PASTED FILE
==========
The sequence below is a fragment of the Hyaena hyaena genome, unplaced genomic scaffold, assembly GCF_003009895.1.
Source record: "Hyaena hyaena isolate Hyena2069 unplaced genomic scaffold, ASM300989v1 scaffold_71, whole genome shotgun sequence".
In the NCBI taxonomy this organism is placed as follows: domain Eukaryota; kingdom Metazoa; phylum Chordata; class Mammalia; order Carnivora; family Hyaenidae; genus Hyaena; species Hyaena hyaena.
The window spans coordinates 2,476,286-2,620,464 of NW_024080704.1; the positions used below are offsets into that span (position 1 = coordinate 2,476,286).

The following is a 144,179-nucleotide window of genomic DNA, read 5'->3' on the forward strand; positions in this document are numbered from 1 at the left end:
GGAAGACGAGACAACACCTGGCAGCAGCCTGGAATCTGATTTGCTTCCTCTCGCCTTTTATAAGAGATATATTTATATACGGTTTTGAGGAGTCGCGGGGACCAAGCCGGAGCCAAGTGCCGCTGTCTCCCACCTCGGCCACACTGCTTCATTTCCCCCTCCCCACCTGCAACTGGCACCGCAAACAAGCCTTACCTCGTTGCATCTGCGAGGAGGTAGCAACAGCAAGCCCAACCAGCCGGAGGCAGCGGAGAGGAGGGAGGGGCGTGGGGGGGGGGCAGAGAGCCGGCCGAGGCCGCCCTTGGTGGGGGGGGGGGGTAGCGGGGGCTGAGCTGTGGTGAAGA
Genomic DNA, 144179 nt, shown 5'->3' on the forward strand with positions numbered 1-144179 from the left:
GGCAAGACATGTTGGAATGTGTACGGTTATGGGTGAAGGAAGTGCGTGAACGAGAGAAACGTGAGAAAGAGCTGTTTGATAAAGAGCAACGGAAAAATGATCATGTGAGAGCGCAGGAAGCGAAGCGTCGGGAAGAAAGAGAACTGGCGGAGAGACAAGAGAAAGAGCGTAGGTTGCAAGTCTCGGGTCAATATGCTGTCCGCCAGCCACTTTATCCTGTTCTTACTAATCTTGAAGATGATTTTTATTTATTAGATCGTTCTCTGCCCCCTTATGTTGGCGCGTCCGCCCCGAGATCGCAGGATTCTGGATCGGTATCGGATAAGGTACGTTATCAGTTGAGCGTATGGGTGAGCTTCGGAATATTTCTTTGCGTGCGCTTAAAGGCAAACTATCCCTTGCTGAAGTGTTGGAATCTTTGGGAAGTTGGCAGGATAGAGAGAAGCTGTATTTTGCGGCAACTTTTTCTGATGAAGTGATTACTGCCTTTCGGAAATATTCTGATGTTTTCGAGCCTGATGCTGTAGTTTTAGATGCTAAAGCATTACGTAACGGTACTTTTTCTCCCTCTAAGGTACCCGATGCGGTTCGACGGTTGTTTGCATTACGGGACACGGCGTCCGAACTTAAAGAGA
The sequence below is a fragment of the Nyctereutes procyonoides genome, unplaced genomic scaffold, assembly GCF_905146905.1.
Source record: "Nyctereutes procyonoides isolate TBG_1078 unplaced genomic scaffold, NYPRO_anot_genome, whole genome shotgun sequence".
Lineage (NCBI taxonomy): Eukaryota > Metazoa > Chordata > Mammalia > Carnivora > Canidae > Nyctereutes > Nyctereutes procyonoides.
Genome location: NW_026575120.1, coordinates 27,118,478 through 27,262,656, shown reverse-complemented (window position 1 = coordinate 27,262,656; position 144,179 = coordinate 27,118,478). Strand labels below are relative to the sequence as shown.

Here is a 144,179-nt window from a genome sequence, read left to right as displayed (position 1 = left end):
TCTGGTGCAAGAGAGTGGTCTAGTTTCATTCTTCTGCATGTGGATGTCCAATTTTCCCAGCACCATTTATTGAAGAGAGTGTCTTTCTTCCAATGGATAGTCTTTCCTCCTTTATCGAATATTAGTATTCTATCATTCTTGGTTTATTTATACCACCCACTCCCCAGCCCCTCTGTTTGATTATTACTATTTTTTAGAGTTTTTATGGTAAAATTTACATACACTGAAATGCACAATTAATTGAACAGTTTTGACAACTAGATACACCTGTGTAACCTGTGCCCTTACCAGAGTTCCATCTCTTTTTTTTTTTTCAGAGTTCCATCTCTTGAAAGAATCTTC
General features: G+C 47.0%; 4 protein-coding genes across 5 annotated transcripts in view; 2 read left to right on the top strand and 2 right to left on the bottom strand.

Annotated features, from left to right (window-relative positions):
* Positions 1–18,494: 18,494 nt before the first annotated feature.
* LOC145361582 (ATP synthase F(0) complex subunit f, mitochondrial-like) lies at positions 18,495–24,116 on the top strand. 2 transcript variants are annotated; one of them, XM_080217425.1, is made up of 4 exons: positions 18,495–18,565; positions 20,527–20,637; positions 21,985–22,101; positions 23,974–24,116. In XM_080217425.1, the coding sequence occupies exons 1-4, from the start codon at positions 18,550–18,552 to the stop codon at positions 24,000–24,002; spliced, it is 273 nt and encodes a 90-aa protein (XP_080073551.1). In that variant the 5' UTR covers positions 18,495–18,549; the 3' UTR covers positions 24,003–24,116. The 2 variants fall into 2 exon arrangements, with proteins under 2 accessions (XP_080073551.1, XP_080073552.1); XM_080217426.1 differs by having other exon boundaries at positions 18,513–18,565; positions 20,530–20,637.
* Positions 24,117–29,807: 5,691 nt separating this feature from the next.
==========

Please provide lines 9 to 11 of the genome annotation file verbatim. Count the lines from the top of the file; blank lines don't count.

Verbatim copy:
The sequence below is a fragment of the Nyctereutes procyonoides genome, unplaced genomic scaffold, assembly GCF_905146905.1.
Source record: "Nyctereutes procyonoides isolate TBG_1078 unplaced genomic scaffold, NYPRO_anot_genome, whole genome shotgun sequence".
Lineage (NCBI taxonomy): Eukaryota > Metazoa > Chordata > Mammalia > Carnivora > Canidae > Nyctereutes > Nyctereutes procyonoides.